It’s easy to understand how young people today are attracted to vaping says Vancouver Coastal Health (VCH). The public health authority says trendy devices and enticing flavours like gummy bear and cotton candy make vaping sound like a good idea for many youth.
However, is it really safe?
VCH is concerned that the young e-cigarette users of today don’t know the risks of vaping, and could become the tobacco smokers of tomorrow. Their gateway product is the e-cigarette.
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“We’re seeing the classic signs of nicotine addiction in young people who vape; they can’t concentrate in school, they’re irritable, and they don’t recognize they are experiencing nicotine withdrawal,” says VCH Tobacco Reduction Coordinator Lindsay MacDonald.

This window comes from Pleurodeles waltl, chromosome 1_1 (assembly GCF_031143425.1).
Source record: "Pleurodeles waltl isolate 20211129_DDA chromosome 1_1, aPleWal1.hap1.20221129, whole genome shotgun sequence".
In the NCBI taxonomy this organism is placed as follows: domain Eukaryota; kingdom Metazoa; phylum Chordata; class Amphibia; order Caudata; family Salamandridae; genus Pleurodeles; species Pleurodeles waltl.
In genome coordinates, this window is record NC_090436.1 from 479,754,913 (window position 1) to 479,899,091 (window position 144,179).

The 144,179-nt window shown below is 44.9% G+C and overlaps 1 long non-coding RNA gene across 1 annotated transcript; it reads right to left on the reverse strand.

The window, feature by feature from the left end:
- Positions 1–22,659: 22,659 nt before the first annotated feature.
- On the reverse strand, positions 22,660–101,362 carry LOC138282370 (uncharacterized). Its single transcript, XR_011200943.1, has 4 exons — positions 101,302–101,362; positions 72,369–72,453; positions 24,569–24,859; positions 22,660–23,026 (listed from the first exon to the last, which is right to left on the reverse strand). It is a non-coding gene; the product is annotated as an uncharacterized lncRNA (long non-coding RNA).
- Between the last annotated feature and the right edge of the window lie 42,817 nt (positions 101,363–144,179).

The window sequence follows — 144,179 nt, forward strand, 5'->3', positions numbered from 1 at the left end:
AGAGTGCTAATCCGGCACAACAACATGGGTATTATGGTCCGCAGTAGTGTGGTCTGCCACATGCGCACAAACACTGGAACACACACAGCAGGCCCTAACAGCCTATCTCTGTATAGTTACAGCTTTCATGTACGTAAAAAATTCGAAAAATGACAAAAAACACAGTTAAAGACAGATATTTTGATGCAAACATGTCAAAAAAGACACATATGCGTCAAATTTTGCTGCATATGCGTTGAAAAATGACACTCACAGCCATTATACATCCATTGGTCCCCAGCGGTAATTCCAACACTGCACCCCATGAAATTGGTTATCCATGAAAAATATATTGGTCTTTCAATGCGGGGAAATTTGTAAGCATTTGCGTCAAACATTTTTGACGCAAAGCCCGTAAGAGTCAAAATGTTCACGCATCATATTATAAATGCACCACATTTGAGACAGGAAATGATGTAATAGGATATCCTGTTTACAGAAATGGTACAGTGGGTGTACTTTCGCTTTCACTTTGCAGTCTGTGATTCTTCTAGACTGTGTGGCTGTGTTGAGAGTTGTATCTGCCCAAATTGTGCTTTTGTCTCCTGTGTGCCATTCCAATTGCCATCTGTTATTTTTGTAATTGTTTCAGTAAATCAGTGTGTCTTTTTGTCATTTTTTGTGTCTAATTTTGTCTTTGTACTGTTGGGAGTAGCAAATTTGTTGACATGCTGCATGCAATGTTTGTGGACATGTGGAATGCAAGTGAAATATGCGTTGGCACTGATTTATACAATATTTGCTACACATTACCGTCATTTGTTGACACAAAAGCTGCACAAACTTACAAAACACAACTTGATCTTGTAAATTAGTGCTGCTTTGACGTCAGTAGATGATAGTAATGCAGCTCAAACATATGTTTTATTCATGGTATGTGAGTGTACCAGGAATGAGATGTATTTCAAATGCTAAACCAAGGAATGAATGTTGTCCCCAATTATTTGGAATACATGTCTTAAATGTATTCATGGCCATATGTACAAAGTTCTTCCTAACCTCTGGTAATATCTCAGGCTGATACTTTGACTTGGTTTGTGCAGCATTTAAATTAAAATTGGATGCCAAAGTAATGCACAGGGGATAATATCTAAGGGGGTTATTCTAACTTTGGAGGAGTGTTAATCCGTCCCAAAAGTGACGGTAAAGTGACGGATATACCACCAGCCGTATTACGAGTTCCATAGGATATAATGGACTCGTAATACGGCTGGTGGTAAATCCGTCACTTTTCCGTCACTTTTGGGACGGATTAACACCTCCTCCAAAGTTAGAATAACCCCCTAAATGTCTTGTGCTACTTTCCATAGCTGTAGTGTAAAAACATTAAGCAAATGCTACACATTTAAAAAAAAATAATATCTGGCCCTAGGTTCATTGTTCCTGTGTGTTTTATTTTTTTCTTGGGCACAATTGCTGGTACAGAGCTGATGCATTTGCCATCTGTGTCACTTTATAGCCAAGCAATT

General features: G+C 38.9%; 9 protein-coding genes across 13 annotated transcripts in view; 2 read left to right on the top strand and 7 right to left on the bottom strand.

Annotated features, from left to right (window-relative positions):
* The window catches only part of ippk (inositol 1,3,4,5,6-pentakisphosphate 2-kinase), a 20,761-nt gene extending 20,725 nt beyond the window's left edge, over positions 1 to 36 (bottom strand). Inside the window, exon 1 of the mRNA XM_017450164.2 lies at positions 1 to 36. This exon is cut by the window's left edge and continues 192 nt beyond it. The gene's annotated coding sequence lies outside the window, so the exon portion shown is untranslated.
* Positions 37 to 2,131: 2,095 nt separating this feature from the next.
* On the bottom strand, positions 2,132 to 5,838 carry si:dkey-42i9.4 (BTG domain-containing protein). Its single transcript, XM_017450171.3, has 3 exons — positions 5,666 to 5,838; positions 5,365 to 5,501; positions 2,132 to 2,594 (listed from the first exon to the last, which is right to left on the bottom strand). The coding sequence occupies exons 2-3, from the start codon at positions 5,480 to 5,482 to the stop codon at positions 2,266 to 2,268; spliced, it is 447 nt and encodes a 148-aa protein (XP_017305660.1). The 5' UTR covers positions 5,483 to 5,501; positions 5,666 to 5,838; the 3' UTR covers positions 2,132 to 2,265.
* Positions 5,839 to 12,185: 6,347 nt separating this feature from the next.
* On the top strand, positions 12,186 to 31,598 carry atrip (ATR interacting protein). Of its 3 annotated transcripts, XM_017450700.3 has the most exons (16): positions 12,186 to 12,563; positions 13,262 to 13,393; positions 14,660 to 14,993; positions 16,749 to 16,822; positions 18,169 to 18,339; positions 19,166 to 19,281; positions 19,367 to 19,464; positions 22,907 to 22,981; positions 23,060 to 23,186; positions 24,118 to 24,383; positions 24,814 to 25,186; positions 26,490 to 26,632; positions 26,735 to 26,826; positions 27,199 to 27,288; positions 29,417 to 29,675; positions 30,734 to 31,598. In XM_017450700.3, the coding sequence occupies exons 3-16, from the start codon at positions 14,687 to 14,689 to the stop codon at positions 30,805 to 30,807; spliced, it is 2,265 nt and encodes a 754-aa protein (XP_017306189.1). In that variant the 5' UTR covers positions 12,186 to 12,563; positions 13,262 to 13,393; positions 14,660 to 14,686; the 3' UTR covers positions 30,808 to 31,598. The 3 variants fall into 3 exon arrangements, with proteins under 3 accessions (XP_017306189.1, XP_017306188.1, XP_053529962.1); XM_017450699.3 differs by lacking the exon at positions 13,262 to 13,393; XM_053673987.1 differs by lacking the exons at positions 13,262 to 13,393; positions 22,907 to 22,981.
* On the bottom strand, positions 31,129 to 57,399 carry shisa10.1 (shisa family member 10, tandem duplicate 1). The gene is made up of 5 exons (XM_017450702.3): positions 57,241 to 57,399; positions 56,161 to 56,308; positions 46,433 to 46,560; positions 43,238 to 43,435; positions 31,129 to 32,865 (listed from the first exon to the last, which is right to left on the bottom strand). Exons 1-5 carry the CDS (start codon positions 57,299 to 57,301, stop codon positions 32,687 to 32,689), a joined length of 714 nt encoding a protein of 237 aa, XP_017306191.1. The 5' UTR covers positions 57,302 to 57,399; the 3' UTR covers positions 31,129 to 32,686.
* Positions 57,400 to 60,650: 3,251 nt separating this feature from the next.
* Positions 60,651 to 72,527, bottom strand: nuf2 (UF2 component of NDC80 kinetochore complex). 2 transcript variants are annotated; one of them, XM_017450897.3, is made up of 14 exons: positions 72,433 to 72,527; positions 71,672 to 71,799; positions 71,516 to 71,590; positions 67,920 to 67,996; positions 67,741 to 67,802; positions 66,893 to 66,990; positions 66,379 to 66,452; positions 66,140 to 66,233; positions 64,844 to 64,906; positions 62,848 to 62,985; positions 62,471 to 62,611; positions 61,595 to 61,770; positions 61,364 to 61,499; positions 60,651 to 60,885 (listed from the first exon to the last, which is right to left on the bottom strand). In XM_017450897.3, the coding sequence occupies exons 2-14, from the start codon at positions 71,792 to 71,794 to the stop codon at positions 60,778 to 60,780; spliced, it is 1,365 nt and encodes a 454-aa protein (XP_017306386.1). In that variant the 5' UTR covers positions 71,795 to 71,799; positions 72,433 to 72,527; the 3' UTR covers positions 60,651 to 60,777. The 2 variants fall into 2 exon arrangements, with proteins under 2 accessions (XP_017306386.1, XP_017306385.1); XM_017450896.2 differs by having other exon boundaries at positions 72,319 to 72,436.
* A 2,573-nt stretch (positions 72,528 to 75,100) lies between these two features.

May 31st marks World No Tobacco Day and it’s a good opportunity to find out more information about the effect of e-cigarettes.
Results of the 2018 BC Adolescent Health Survey found 21% of BC students had vaped with nicotine in the past month. Preliminary results from the International Tobacco Control, Youth Tobacco and Vaping Survey show an increase in the number of 16- to 19-year-olds who are vaping.
The Canadian Student Tobacco, Alcohol and Drugs Survey (CSTADS) from 2016-2017 found that 15% of students in grades 10-12 used a vaping product in the past month, up 64% from the previous year.
“The long term health effects of vaping are unknown,” says Dr. Dawar. “The chemicals in some products are not safe when inhaled.”
To learn more about vaping and its negative effects, click here.